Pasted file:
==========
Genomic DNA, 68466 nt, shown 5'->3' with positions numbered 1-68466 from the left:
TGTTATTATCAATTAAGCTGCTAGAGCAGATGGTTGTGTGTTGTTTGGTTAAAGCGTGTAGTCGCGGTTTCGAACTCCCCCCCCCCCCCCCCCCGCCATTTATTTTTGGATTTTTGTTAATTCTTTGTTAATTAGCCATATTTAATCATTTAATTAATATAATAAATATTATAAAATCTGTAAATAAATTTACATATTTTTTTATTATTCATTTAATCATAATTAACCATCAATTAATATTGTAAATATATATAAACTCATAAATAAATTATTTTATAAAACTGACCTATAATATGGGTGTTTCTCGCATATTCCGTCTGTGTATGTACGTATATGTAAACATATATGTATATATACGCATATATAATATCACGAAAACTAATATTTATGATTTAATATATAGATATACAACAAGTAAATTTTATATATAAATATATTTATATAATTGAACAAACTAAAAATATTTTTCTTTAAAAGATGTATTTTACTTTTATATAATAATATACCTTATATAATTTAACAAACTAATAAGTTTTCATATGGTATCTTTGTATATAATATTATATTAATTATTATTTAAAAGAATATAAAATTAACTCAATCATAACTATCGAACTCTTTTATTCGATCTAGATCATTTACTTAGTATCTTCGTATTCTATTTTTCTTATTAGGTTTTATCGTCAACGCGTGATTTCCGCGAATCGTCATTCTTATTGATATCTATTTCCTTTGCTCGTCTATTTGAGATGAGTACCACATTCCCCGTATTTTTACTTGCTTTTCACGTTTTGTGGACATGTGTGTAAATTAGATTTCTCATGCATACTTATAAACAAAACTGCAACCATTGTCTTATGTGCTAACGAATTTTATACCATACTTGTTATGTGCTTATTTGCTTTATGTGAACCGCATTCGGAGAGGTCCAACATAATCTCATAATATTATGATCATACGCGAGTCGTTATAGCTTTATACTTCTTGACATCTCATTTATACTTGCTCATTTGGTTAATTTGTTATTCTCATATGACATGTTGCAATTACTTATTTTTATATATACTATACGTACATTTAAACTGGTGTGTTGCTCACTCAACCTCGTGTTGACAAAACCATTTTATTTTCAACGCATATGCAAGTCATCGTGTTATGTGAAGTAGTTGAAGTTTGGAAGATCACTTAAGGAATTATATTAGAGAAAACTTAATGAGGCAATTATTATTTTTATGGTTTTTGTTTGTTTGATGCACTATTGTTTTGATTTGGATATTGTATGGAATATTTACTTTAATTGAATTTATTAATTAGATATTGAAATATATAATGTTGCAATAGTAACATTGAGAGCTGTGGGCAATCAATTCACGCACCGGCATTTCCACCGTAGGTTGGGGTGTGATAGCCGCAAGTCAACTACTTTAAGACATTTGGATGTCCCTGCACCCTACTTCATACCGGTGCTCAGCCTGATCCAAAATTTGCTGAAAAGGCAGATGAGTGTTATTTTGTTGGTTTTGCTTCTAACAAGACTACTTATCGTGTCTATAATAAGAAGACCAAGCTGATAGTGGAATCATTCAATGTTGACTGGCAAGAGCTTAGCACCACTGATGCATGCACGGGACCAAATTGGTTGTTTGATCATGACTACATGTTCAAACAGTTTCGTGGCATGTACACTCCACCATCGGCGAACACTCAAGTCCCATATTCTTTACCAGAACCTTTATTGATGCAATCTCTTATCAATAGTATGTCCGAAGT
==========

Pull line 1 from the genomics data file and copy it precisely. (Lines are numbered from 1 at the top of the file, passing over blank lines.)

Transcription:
Genomic DNA, 68466 nt, shown 5'->3' with positions numbered 1-68466 from the left: